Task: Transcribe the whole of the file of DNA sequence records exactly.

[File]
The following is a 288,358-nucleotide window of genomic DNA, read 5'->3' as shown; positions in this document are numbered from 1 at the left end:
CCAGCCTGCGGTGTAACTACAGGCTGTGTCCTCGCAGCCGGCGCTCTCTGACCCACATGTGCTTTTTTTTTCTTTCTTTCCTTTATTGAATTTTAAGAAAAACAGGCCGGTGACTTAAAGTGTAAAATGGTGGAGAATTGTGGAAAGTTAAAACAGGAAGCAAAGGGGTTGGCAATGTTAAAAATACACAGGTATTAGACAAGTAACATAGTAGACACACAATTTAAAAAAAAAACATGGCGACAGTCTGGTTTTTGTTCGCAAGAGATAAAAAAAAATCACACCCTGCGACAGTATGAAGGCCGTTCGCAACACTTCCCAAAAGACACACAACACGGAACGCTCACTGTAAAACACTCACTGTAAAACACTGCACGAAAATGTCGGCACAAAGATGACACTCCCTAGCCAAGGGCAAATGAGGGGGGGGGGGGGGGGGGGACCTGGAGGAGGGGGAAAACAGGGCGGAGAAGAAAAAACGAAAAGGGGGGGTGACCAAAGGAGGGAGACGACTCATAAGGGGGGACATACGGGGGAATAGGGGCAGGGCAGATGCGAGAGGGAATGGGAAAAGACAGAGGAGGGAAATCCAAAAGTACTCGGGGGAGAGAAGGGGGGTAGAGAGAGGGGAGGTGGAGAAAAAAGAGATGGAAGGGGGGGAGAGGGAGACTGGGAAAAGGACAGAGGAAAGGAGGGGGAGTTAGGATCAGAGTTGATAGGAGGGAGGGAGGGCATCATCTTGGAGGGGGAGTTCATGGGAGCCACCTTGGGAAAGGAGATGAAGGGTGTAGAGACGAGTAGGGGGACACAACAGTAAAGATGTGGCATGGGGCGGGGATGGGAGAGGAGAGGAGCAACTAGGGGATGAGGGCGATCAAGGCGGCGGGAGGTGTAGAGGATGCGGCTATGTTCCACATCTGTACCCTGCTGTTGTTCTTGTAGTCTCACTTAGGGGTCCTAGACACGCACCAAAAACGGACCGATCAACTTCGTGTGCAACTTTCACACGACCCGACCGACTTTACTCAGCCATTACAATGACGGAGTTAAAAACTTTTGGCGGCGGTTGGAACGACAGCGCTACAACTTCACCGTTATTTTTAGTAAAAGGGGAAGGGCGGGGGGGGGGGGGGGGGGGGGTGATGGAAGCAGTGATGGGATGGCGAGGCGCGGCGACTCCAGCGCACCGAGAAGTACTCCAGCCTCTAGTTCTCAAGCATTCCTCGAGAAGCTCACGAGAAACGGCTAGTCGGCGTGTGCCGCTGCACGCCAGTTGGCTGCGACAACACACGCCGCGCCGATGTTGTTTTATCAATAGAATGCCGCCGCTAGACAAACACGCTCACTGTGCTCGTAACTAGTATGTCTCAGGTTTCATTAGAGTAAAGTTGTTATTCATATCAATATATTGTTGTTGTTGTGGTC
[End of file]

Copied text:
The following is a 288,358-nucleotide window of genomic DNA, read 5'->3' as shown; positions in this document are numbered from 1 at the left end:
CCAGCCTGCGGTGTAACTACAGGCTGTGTCCTCGCAGCCGGCGCTCTCTGACCCACATGTGCTTTTTTTTTCTTTCTTTCCTTTATTGAATTTTAAGAAAAACAGGCCGGTGACTTAAAGTGTAAAATGGTGGAGAATTGTGGAAAGTTAAAACAGGAAGCAAAGGGGTTGGCAATGTTAAAAATACACAGGTATTAGACAAGTAACATAGTAGACACACAATTTAAAAAAAAAACATGGCGACAGTCTGGTTTTTGTTCGCAAGAGATAAAAAAAAATCACACCCTGCGACAGTATGAAGGCCGTTCGCAACACTTCCCAAAAGACACACAACACGGAACGCTCACTGTAAAACACTCACTGTAAAACACTGCACGAAAATGTCGGCACAAAGATGACACTCCCTAGCCAAGGGCAAATGAGGGGGGGGGGGGGGGGGGGACCTGGAGGAGGGGGAAAACAGGGCGGAGAAGAAAAAACGAAAAGGGGGGGTGACCAAAGGAGGGAGACGACTCATAAGGGGGGACATACGGGGGAATAGGGGCAGGGCAGATGCGAGAGGGAATGGGAAAAGACAGAGGAGGGAAATCCAAAAGTACTCGGGGGAGAGAAGGGGGGTAGAGAGAGGGGAGGTGGAGAAAAAAGAGATGGAAGGGGGGGAGAGGGAGACTGGGAAAAGGACAGAGGAAAGGAGGGGGAGTTAGGATCAGAGTTGATAGGAGGGAGGGAGGGCATCATCTTGGAGGGGGAGTTCATGGGAGCCACCTTGGGAAAGGAGATGAAGGGTGTAGAGACGAGTAGGGGGACACAACAGTAAAGATGTGGCATGGGGCGGGGATGGGAGAGGAGAGGAGCAACTAGGGGATGAGGGCGATCAAGGCGGCGGGAGGTGTAGAGGATGCGGCTATGTTCCACATCTGTACCCTGCTGTTGTTCTTGTAGTCTCACTTAGGGGTCCTAGACACGCACCAAAAACGGACCGATCAACTTCGTGTGCAACTTTCACACGACCCGACCGACTTTACTCAGCCATTACAATGACGGAGTTAAAAACTTTTGGCGGCGGTTGGAACGACAGCGCTACAACTTCACCGTTATTTTTAGTAAAAGGGGAAGGGCGGGGGGGGGGGGGGGGGGGGGTGATGGAAGCAGTGATGGGATGGCGAGGCGCGGCGACTCCAGCGCACCGAGAAGTACTCCAGCCTCTAGTTCTCAAGCATTCCTCGAGAAGCTCACGAGAAACGGCTAGTCGGCGTGTGCCGCTGCACGCCAGTTGGCTGCGACAACACACGCCGCGCCGATGTTGTTTTATCAATAGAATGCCGCCGCTAGACAAACACGCTCACTGTGCTCGTAACTAGTATGTCTCAGGTTTCATTAGAGTAAAGTTGTTATTCATATCAATATATTGTTGTTGTTGTGGTC